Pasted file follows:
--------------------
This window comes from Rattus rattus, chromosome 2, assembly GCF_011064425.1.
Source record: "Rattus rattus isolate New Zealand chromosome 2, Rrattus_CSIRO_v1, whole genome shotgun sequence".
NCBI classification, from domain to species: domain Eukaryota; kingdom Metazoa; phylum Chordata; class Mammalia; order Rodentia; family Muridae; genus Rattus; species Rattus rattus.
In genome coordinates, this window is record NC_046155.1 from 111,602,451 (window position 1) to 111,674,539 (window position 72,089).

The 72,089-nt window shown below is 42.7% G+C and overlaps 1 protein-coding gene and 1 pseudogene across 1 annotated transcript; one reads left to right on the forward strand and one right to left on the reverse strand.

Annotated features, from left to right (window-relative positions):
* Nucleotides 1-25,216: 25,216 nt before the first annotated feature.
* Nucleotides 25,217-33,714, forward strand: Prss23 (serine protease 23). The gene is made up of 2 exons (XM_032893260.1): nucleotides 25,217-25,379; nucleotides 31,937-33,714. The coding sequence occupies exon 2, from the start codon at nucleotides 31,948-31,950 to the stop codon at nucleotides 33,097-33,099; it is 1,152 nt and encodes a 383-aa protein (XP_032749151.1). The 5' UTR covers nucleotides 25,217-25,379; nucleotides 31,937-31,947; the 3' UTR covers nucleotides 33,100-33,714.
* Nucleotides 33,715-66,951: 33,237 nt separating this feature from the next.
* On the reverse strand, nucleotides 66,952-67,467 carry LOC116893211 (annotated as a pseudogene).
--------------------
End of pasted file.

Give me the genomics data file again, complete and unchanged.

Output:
This window comes from Rattus rattus, chromosome 2, assembly GCF_011064425.1.
Source record: "Rattus rattus isolate New Zealand chromosome 2, Rrattus_CSIRO_v1, whole genome shotgun sequence".
NCBI classification, from domain to species: domain Eukaryota; kingdom Metazoa; phylum Chordata; class Mammalia; order Rodentia; family Muridae; genus Rattus; species Rattus rattus.
In genome coordinates, this window is record NC_046155.1 from 111,602,451 (window position 1) to 111,674,539 (window position 72,089).

The 72,089-nt window shown below is 42.7% G+C and overlaps 1 protein-coding gene and 1 pseudogene across 1 annotated transcript; one reads left to right on the forward strand and one right to left on the reverse strand.

Annotated features, from left to right (window-relative positions):
* Nucleotides 1-25,216: 25,216 nt before the first annotated feature.
* Nucleotides 25,217-33,714, forward strand: Prss23 (serine protease 23). The gene is made up of 2 exons (XM_032893260.1): nucleotides 25,217-25,379; nucleotides 31,937-33,714. The coding sequence occupies exon 2, from the start codon at nucleotides 31,948-31,950 to the stop codon at nucleotides 33,097-33,099; it is 1,152 nt and encodes a 383-aa protein (XP_032749151.1). The 5' UTR covers nucleotides 25,217-25,379; nucleotides 31,937-31,947; the 3' UTR covers nucleotides 33,100-33,714.
* Nucleotides 33,715-66,951: 33,237 nt separating this feature from the next.
* On the reverse strand, nucleotides 66,952-67,467 carry LOC116893211 (annotated as a pseudogene).